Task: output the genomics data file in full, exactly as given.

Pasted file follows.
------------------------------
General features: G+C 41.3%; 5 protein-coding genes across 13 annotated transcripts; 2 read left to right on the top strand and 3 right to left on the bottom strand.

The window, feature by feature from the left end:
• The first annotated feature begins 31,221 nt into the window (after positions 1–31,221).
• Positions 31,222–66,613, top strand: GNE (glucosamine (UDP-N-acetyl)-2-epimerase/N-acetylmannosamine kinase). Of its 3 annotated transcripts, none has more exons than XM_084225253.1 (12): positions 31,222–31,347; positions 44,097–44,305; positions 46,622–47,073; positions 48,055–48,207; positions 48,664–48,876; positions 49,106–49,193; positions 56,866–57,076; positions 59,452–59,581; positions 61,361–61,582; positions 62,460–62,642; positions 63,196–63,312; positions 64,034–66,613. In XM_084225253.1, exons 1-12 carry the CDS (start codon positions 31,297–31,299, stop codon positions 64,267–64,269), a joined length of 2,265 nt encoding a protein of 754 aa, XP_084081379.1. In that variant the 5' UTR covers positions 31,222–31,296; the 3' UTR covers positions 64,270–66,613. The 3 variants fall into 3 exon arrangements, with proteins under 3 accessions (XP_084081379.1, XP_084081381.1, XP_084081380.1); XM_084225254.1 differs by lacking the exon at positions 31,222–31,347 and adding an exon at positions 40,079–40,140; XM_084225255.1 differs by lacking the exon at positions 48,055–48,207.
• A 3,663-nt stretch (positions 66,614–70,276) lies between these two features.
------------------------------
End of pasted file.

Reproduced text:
General features: G+C 41.3%; 5 protein-coding genes across 13 annotated transcripts; 2 read left to right on the top strand and 3 right to left on the bottom strand.

The window, feature by feature from the left end:
• The first annotated feature begins 31,221 nt into the window (after positions 1–31,221).
• Positions 31,222–66,613, top strand: GNE (glucosamine (UDP-N-acetyl)-2-epimerase/N-acetylmannosamine kinase). Of its 3 annotated transcripts, none has more exons than XM_084225253.1 (12): positions 31,222–31,347; positions 44,097–44,305; positions 46,622–47,073; positions 48,055–48,207; positions 48,664–48,876; positions 49,106–49,193; positions 56,866–57,076; positions 59,452–59,581; positions 61,361–61,582; positions 62,460–62,642; positions 63,196–63,312; positions 64,034–66,613. In XM_084225253.1, exons 1-12 carry the CDS (start codon positions 31,297–31,299, stop codon positions 64,267–64,269), a joined length of 2,265 nt encoding a protein of 754 aa, XP_084081379.1. In that variant the 5' UTR covers positions 31,222–31,296; the 3' UTR covers positions 64,270–66,613. The 3 variants fall into 3 exon arrangements, with proteins under 3 accessions (XP_084081379.1, XP_084081381.1, XP_084081380.1); XM_084225254.1 differs by lacking the exon at positions 31,222–31,347 and adding an exon at positions 40,079–40,140; XM_084225255.1 differs by lacking the exon at positions 48,055–48,207.
• A 3,663-nt stretch (positions 66,614–70,276) lies between these two features.